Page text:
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I've been asked to draw the mechanism by which benzene with $\ce{Me}$ on position 1 and $\ce{OMe}$ on position 2 goes to benzene with $\ce{Me}$ on 1 and $\ce{OH}$ on 2 by reaction with concentrated $\ce{HBr}$.

I'm really unsure as to what is going on, I think its probably most likely that $\ce{Br}$ acts as a nucleophile and attacks the $\ce{C-O}$ $\sigma^*$ and then $\ce{OH}$ attacks the $\ce{C-Br}$ $\sigma^*$ but it doesn't seem like a likely pathway as $\ce{OMe}$ has a higher pKaH than $\ce{Br}$ and substitutions don't occur at $\mathrm{sp^2}$ centres.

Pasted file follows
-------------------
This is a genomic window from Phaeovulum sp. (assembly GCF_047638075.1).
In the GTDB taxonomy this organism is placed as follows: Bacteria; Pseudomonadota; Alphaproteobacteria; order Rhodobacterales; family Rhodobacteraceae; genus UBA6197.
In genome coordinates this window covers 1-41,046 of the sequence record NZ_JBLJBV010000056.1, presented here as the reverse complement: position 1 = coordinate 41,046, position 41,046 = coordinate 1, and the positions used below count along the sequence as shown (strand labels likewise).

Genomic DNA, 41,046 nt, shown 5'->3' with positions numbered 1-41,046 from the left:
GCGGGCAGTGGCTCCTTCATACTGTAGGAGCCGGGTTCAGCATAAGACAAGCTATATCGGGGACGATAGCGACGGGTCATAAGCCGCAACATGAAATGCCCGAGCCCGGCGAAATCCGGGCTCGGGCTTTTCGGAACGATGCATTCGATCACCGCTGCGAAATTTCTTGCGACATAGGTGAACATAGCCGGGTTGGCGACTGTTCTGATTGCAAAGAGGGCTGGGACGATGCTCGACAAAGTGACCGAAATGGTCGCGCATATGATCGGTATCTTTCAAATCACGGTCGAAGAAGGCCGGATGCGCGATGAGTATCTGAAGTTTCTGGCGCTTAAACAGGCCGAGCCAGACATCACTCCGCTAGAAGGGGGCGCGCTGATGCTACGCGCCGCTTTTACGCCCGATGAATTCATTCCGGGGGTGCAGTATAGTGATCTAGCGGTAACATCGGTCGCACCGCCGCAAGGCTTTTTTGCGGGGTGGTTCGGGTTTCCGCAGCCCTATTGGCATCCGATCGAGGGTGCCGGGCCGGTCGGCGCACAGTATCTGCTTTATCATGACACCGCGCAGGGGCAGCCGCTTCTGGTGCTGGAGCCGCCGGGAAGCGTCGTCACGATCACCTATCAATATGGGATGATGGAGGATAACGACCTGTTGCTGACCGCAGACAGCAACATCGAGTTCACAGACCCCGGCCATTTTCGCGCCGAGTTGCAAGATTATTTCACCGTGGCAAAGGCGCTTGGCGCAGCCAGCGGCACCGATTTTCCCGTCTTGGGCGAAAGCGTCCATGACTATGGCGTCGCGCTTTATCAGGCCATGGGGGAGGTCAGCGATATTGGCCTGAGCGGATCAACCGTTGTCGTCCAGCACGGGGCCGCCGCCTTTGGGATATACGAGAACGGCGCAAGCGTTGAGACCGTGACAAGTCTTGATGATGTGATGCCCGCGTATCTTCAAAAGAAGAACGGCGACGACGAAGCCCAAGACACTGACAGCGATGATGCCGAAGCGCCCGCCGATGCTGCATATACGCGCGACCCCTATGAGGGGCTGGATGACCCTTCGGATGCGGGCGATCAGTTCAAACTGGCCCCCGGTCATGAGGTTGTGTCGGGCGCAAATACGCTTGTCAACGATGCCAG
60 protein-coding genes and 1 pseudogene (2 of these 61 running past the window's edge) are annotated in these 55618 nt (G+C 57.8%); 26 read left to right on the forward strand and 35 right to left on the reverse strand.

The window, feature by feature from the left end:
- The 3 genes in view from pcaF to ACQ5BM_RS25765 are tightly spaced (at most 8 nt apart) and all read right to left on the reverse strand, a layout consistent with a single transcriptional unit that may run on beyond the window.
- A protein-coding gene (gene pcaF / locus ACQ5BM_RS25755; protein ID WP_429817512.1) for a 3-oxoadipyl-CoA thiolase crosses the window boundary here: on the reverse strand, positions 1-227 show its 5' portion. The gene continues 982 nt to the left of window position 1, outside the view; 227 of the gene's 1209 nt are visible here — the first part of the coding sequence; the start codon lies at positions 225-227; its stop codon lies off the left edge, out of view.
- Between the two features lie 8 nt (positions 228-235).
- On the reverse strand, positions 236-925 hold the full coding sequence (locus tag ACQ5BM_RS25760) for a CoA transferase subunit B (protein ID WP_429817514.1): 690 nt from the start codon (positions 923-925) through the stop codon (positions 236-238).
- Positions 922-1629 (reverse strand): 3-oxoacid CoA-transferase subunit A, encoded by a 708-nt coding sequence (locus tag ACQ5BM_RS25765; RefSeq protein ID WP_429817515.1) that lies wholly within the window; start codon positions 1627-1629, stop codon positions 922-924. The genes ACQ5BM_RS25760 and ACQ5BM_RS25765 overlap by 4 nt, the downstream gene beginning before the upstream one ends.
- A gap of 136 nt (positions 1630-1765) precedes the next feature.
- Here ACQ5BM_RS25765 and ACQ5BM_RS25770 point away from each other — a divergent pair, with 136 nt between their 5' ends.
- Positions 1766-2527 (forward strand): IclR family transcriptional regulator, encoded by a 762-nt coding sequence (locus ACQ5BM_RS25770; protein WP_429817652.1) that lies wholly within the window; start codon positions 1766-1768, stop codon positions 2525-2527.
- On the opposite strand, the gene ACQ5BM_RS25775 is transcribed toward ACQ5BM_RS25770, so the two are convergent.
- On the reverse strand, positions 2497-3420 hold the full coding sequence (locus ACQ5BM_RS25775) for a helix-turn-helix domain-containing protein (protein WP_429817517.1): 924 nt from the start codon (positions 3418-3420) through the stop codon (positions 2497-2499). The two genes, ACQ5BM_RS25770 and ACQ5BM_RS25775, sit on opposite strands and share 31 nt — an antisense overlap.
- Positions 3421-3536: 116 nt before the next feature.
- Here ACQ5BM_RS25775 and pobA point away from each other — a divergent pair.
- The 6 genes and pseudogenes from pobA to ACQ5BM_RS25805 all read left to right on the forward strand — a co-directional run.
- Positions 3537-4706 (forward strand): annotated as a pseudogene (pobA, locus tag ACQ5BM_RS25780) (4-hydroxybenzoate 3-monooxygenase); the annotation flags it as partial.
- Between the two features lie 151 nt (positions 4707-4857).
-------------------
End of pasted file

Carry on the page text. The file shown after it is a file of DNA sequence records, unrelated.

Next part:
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Cleavage of ethers using strong acids (classically $\ce{HI}$ but $\ce{HBr}$ should work as well) can proceed by either an $S_N1$ or $S_N2$ mechanism. In this case the cation formed would be primary or phenyl, neither of which are stable, and so the reaction proceeds via an $S_N2$ mechanism.

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The oxygen is protonated in an equilibrium reaction. The bromide ion then attacks at the least hindered carbon and the $\ce{C-O}$ bond breaks in a concerted $S_N2$ mechanism.

(source)

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